Over at the Internet Movie Database, almost every film has a list of accompanying goofs & anachronisms that reveal the inevitable failure of reconstructing reality, even so far as the absolute minimum required for suspension of disbelief in the viewer's physical environment. The transformation of one reality to another is certainly a raison d'être of art. It's not in the feel or the atmosphere but rather in the detail that such reconstruction fails, moreso for me than my wife Stevie, whose reality-suspension mechanism is more ready to function as hoped than mine is. I might notice a clock in the background -- no, I won't be looking for it, but I will register it in a peripheral awareness -- and if the time jumps back or forward because the person responsible for continuity didn't make sure its time matched the story's time, the shell of the imaginary is shattered. Something will be gauzily wrong, even if it takes me several viewings to realize why.
Readers of these commentaries will know that science fiction has played a role in my perception of the real and the imagined. As a limited-budget television series, Star Trek was burdened by bogus science that was used to create house-of-cards realities. But the bogusness was consistent, and where it wasn't -- such as the randomly numbered stardates in the first series -- later versions strove to clean up the mess and strengthen the sense of believability. In constructing alternate realities, detail requires effort.
Several episodes of the second Star Trek series had alternate realities within the alternate reality of the show, holographic realities which the crew had constructed to deceive or reassure the subjects of the illusion. Revealing that reality is in the details, the plot allowed the internal details to fade and the illusion to fail -- not in its overarching credibility but in the familiarity, the family, of the personal world. I liked that. In an episode called "Frame of Mind" that gave anyone who has ever been institutionalized the shakes, the character of Riker is studying a play for performance as a crew entertainment. Unexpectedly, he finds himself in the very mental institution that is written into the play, within which his mental imagery keeps shattering as soon as it acknowledges a flaw in his surroundings or others' behavior. The episode is like falling through dreams. He is in the play, then in the institution. Terrifying.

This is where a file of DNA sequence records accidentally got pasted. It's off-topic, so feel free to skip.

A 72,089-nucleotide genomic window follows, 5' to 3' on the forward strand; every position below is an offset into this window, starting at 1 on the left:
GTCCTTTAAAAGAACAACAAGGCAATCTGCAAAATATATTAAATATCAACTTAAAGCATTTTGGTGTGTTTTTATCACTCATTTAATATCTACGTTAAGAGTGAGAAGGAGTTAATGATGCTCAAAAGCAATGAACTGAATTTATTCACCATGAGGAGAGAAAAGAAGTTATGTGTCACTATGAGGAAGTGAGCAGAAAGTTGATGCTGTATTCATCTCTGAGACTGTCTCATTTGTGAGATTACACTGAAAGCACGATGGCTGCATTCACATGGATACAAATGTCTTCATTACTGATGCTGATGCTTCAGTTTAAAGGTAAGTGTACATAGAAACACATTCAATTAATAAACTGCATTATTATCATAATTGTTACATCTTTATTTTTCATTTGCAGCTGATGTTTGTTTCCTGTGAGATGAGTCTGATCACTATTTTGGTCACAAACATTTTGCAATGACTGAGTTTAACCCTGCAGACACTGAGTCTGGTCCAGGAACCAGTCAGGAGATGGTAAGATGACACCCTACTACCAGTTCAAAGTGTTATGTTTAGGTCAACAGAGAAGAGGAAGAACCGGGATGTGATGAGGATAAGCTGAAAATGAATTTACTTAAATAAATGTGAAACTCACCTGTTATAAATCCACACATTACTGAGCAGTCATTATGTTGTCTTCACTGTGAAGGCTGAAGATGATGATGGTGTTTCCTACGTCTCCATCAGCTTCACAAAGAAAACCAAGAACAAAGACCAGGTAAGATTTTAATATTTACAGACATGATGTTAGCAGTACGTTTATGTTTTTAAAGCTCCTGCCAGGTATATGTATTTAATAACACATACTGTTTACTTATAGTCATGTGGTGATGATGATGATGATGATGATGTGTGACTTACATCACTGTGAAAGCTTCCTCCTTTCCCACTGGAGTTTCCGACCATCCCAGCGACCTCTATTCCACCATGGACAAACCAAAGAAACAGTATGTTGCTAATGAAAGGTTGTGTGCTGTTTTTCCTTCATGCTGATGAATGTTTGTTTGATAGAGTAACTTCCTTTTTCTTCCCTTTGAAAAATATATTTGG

In another episode, a probe appears outside the starship and Captain Picard falls to the floor. Within forty-five minutes of audience real time passes twenty-five minutes of fictional time within which the stunned Picard awakes to live an entire adult lifetime as if his spacefaring career had been a dream. Only at the end is the dream deliberately unraveled, and the characters of the dream-life return to tell him that they are long gone, and they had placed all that was known about themselves into the probe. "Tell them of us," says Eline.
But telling is impossible. It even takes enormous personal energy to keep someone alive in one's mind. My father died a few years ago, and I can't remember his voice anymore, except maybe for the tone of a few syllables that started every phone call. I can only call up his face with mental effort; the memory has softened his face, made it plastic, removed the details that I once knew so well. I'll probably be the last to have known him, and when I'm gone, so is he.